2. Fill a large pot of water and bring to a boil. Add chicken breast, reduce to a low simmer, and cook until opaque in center (instant-read thermometer should read 165°F when inserted into thickest part of breast). Transfer the chicken to a bowl and allow to cool. Once cool, shred chicken with hands.
3. To assemble rolls, add warm water to a large shallow bowl or pie plate. Moisten 1 wrapper in the water and place it on a clean cutting board. Place about 1/2 cup of the noodle mixture, approximately 1 oz of shredded chicken breast, some julienne carrots, julienne cucumbers, and a few cilantro leaves, mint leaves, and Thai basil in the center (add a few chopped peanuts at this point if desired.). Fold in each end of the wrapper and roll to completely enclose the filling. Repeat to make 10 rolls.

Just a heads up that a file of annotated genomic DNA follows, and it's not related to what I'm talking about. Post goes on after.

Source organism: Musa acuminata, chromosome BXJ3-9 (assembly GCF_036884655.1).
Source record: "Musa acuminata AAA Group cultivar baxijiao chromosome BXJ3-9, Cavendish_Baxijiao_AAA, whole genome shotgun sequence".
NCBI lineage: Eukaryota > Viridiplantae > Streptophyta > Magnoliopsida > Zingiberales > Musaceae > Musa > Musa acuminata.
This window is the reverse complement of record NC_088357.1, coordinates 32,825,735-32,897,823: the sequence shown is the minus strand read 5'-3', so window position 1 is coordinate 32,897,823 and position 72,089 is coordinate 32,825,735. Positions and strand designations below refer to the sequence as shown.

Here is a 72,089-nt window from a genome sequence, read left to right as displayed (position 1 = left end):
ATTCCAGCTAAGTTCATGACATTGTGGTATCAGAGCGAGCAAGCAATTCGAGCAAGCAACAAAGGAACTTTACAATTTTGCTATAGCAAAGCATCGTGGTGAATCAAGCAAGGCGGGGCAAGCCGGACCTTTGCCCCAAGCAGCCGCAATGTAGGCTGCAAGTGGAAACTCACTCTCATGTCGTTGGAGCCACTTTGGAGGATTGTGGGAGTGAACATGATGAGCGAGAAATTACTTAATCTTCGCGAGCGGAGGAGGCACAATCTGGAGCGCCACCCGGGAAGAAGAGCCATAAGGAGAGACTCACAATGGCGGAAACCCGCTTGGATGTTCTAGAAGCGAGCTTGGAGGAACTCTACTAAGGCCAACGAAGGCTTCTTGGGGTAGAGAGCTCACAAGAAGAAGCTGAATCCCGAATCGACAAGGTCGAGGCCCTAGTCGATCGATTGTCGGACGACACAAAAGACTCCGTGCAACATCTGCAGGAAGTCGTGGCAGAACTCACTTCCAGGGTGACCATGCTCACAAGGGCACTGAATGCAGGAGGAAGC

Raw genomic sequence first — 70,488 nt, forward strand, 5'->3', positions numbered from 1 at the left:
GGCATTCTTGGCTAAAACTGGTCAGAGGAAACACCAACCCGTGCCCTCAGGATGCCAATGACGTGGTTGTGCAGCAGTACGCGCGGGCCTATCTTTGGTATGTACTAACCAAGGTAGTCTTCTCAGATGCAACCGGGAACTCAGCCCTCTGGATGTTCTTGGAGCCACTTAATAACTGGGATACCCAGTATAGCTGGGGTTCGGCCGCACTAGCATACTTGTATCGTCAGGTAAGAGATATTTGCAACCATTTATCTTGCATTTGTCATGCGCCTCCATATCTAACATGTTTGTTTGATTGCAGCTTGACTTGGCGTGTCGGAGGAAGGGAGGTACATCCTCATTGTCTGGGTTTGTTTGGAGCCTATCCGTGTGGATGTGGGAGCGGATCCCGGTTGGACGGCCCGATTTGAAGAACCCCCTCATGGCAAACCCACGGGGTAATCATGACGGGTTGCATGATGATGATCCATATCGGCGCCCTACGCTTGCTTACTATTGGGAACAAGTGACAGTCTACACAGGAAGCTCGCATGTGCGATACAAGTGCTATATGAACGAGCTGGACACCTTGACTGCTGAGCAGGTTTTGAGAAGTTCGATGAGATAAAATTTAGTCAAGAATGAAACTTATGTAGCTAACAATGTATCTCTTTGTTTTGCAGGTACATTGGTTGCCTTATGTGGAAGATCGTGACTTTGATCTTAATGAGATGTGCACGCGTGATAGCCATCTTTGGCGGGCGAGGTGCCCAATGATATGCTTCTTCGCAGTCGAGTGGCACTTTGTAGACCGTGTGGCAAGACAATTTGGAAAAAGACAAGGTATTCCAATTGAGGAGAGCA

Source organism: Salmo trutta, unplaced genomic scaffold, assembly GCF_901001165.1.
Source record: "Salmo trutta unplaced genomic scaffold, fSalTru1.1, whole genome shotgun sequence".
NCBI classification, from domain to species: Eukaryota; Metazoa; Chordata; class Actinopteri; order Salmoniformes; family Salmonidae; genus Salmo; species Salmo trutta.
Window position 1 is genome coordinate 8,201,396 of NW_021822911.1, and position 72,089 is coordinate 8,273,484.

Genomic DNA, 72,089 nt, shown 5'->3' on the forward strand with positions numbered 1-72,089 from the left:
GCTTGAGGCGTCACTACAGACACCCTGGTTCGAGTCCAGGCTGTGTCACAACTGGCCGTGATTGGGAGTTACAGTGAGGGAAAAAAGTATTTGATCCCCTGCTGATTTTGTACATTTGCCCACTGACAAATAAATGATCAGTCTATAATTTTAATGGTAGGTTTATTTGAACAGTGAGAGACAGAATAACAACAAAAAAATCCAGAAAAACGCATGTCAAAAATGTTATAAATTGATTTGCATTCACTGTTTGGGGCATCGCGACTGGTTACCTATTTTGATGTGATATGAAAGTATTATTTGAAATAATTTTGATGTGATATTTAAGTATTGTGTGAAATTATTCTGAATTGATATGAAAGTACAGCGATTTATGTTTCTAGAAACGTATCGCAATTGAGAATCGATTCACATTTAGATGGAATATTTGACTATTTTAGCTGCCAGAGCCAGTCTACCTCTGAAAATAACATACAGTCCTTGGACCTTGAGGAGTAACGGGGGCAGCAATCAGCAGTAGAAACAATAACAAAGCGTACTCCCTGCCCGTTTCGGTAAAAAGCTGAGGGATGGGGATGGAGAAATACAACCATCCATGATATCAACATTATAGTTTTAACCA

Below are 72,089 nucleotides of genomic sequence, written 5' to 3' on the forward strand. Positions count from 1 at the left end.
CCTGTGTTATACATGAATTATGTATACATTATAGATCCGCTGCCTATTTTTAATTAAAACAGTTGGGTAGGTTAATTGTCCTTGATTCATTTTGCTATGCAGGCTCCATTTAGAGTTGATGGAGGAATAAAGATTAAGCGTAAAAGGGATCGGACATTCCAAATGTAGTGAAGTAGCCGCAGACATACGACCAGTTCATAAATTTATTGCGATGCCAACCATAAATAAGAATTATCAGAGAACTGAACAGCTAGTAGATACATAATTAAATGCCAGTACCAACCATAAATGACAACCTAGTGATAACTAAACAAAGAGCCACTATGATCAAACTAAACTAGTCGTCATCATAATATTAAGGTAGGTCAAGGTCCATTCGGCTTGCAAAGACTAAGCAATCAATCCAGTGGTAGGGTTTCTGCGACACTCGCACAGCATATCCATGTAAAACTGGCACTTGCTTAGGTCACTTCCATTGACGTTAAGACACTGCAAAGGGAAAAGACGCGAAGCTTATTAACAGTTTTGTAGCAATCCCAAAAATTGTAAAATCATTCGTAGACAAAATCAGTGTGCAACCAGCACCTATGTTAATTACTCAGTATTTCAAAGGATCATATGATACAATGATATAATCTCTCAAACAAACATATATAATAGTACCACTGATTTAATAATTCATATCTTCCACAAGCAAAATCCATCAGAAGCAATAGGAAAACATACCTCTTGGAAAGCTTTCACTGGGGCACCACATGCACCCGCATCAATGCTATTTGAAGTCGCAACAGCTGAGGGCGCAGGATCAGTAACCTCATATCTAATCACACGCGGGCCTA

4. Slice in half and serve with dipping sauce.
1/4 cup Vietnamese fish sauce (nuoc mam)
1/3 cup sugar
3 T sugar
3 T rice vinegar
2 T water
1 large garlic clove minced
2 tsp chili sauce
To burn off the extra 145 calries you gained just by choosing the 20 oz. bottle over the 8 oz. bottle, you would have to walk up and down stairs for about 30 minutes.
To burn off the 360 calorie difference between these two tubs of popcorn, you would have to play basketball for about 45 minutes.
Do we have you convinced?
To learn more about portion sizes and food labeling that appear on the products you buy, check out this video put out by The New York Times.